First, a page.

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Short-range, low-cost missile tactics

Date: 02 August 2019   |   Author: Guy Bird

Fleets can now pre-order Mini's first-ever production EV for a March 2020 delivery. Guy Bird attended the global unveil to discuss its business relevance.

Mini's first full EV - aptly and simply called the Mini Electric - is based on a Cooper S three-door but supplants the latter's petrol engine with a 184hp electric motor powered by a 32.6kWh battery good for 124 miles. That latter range might seem low when compared to some recent Korean, Japanese and French opposition, but Mini is going down the same route as Honda's E by stressing its urban-focused credentials and suitability. 

To whit, a smaller battery equals lower weight than a bigger one - at 1,365kg the Electric is only 145kg heavier than a petrol Cooper S automatic - and thus the
front-wheel drive EV will have more chance of better agility and nimbleness around town. Indeed, the brand says its EV powertrain's positioning actually helps, as Mini's PR boasts: "With a centre of gravity at least 30mm lower than in the Mini Cooper S and the reduced weight over the front wheels thanks to the electric motor, close to perfect weight distribution helps the Mini Electric achieve exceptional driving dynamics."

Either way, a smaller battery also makes the car cheaper. Prices were confirmed at Mini's Oxford plant unveil, where the car will be made, as starting from £24,400, rising to £30,400 including the government plug-in car grant. 

"Removing the typical barrier of EV ownership - being more expensive than its ICE equivalent - was one of the key things we wanted to do with the Mini Electric," UK product manager Chris Himsworth told Business Car. "We think our fleet mix for this model will be about 25%, which is slightly higher than for the rest of the Mini range and we are already in discussions with major fleets about this car."  

As to be expected in such an uncertain business environment, Himsworth was a little coy on predicted sales, but eventually admitted that the brand was aiming "towards the upper end" of the sweet spot between the Clubman's circa 5,000 units a year and the Convertible's roughly 2,500. That is still small beer compared to the 25,000 or so three-door hatch Mini models sold in the UK with ICE engines, but still significant - as Himsworth confirmed, "it's a sizeable launch" - and not a tokenistic move. Mini is also making the car reasonable to lease, with monthly rentals from £299, plus a £4,000 initial rental for a 48-month personal contract hire agreement with a contract mileage of 32,000 miles.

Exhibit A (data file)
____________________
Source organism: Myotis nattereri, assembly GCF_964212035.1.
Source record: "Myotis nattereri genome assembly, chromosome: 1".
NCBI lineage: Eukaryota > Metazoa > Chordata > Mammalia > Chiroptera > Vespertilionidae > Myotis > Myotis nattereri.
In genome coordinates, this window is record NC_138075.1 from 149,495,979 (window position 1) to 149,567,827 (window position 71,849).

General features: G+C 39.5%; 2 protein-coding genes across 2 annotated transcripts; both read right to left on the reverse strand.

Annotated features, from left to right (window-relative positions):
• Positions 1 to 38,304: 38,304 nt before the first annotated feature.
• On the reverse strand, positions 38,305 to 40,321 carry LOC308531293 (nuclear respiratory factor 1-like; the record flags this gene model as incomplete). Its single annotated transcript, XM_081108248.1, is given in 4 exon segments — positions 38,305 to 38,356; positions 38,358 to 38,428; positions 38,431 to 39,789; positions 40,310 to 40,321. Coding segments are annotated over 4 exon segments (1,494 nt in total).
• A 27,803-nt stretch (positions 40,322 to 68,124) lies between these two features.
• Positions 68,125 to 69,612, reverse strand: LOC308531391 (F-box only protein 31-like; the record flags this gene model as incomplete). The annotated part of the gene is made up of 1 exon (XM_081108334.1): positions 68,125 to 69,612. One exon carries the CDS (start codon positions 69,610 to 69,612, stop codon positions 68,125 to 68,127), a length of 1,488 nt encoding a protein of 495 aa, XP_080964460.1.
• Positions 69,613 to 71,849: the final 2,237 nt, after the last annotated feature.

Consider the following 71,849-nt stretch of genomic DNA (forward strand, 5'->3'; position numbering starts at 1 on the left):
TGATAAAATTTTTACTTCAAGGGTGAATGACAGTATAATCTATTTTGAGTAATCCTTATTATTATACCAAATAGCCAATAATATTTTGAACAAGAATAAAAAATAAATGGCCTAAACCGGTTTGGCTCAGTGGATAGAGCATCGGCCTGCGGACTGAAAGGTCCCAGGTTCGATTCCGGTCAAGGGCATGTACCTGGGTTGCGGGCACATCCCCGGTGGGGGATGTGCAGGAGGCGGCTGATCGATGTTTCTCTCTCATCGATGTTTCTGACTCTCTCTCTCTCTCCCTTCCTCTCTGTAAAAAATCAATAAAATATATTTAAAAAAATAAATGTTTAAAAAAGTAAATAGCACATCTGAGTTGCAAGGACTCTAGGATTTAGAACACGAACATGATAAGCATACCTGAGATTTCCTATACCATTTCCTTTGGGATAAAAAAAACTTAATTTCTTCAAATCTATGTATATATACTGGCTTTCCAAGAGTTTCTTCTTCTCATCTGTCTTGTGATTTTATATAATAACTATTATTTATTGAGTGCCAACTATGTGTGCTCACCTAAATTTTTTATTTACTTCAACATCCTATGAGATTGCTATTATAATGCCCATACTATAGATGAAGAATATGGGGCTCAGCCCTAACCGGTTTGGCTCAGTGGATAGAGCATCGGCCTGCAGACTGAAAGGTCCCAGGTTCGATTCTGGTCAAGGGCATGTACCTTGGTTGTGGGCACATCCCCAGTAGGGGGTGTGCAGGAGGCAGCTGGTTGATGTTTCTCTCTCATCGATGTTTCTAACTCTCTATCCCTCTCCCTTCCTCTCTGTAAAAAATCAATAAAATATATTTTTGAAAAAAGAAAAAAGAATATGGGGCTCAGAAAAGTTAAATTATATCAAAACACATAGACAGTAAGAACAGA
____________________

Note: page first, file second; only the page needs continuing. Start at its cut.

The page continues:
It was important to Mini that, for such a sprightly brand, the Electric's performance was also in line with regular combustion-engined versions. Accordingly, the Electric sprints to 62mph in 7.3 seconds, akin to the petrol Cooper S Mini, and on to a top speed of 93mph, "but is quicker to 30mph and handles like a Mini," added UK director David George. 

Design-wise, beyond the subtle EV plug logo badging, the Electric is differentiated by a closed-off front grille, smartly bespoke and slightly more aero wheels, plus a new slim 5.5in digital driver display inside the cabin to replace the regular Mini's current, more bulky, analogue one. Despite the new powertrain, Mini says the interior packaging remains unchanged and the luggage space is identical to a regular Mini Cooper at 211 litres with the rear seats up and 731 litres maximum with seats folded down. As is becoming the norm with EVs, the Electric gets an extra Green driving mode that restricts air conditioning and other aspects to maximise range and also two levels of regenerative braking that can be activated via a toggle on the centre console (by the start/stop switch). 

Charging to 80% takes 35 minutes from 50kW fast DC chargers (currently so far, so scarce in the UK), but due to the smaller 32.6kWh battery and range, 0-100% can be achieved in 3.5 hours with a more typical 11kW charger. 

"We recommend every customer gets a wallbox charger and we are working on packages for business, but Mini is still including a three-pin charging option too, as we realise these can still sometimes be relevant," said Himsworth. 

Sister brand BMW has a tie-in with BP Chargemaster but Himsworth said that Mini's partner had yet to be finalised. 

Pre-orders for the car can be placed now with a £500 refundable deposit, and the online configurator will be ready in October before test drives next March. After which, customers can either take delivery or request their deposit back.